2. It does look great. You can tell, good thought went into the plantings. Even ater this hard last year, things look good.

  3. How gratifying to see the transformation. I'm inspired by your bed in the middle of the driveway. The dimensions look similar to the little strip of earth to the left of my driveway and I've been at a loss for how to work with such a thin space. You've given me some good ideas. Thanks!

  4. Good for you to think "outside the lawn" (to paraphrase)! What a lovely transformation and I'm sure you've enjoyed the challenge and the wonderful results. What you've done is The Way.

    You go, girl!

  5. Thanks to all for your positive comments, the man who did most of the work enjoyed them too!

    Pam - It does seem odd to pass up a nice house because of the gravel, but back then many people were quite upset about the xeriscape trend. Just a few years later our first renters were happy to have a no mow front yard too.

    Abbey - We are about to start on the strip along the driveway that borders our neighbor. You can probably get more in there than you think and I'll try to share steps as we go along.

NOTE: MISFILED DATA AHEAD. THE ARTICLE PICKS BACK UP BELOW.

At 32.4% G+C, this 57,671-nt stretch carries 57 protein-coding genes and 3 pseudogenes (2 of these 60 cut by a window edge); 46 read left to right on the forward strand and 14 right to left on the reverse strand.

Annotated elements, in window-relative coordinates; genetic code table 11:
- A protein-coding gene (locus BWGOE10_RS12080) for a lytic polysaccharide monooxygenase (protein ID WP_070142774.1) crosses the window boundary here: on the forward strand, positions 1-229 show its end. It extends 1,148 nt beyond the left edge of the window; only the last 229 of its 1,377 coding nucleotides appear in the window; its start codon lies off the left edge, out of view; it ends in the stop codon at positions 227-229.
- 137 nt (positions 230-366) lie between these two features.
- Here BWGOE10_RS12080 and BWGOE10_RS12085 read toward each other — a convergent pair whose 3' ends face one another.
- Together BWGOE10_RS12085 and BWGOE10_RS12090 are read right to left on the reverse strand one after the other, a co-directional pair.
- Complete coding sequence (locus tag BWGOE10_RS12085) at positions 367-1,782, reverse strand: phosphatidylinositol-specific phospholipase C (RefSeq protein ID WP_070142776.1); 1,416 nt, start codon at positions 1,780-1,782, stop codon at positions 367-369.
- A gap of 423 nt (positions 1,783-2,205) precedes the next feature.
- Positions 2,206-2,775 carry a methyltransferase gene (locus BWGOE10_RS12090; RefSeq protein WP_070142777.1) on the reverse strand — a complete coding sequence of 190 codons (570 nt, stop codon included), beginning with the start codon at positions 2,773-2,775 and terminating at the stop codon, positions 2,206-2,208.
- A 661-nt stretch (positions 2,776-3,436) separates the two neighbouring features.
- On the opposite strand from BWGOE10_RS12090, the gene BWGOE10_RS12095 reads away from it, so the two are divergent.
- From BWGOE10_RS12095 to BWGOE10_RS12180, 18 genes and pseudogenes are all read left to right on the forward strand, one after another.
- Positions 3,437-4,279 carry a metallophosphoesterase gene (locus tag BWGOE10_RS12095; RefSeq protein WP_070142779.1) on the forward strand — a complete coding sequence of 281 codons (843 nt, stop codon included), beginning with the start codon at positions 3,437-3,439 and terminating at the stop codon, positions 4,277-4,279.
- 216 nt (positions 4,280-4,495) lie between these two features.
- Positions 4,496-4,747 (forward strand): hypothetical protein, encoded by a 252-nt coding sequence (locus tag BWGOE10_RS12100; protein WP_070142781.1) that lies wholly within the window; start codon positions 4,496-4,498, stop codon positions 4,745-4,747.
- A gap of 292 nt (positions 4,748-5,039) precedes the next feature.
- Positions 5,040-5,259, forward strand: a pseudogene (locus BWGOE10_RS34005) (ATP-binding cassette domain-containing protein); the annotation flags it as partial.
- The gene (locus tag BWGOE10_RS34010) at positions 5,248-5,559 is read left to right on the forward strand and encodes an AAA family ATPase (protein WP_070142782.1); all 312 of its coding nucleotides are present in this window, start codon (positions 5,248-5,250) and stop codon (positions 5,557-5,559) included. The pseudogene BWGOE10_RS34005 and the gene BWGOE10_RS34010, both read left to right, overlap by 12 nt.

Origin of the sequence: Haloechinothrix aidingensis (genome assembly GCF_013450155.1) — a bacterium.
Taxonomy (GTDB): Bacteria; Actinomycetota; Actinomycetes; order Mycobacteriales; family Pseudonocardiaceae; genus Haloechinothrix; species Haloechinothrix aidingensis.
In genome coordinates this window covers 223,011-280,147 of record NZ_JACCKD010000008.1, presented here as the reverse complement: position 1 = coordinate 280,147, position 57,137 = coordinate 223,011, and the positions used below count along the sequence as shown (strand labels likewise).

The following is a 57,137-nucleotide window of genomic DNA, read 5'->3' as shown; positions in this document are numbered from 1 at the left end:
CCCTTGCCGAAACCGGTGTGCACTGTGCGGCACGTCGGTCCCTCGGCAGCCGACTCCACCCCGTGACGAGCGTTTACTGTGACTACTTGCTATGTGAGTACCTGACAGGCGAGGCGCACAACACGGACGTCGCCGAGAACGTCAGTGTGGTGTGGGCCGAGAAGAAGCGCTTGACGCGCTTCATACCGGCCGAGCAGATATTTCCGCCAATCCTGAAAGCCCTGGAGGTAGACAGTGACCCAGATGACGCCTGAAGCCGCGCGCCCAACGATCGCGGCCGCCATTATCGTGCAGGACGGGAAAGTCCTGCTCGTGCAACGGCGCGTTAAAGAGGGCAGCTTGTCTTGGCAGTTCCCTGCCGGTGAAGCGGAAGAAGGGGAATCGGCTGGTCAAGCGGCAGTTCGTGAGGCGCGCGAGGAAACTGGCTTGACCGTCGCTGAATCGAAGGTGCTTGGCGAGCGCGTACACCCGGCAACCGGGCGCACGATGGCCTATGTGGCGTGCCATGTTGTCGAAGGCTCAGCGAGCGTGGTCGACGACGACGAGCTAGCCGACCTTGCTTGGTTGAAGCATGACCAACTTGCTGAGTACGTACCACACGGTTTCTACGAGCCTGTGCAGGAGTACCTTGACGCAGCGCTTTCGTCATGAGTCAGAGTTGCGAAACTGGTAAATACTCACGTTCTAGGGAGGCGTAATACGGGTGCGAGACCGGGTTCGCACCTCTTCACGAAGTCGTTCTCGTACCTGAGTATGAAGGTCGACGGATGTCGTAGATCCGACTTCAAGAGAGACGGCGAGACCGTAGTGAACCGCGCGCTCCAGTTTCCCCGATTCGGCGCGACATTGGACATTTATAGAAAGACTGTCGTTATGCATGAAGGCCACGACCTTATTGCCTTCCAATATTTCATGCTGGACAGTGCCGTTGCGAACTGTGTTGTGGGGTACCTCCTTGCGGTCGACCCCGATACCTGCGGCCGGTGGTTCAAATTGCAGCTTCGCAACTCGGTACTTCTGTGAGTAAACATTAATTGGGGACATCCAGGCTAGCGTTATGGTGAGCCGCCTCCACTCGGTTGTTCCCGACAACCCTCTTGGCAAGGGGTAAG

Thanks RW, Linda, Tina - This was a special post because many of the photos were taken before I started the blog. Taking time to review our progress and have positive feedback has been awesome.

  6. I like the changes you made. The thoughtful addition of plants and larger rocks makes the landscape much more interesting. So what do your neighbors and friends think now? Have you influenced any of them to change their landscapes?

  7. A realtor should be able to sell anything with *those* oaks in front!

    Nice to see the progression. What really grabs me is how in the zeroscape mode, gravel was the the Fox xeriscape mode, plant interest is now the star, gravel subordinate, like it should be. Gravel = flooring. Plants & hardscape = furnishings. Flowers = jewlery.

    Nice job, and thanks for showing more angles and describing the layout...really helps.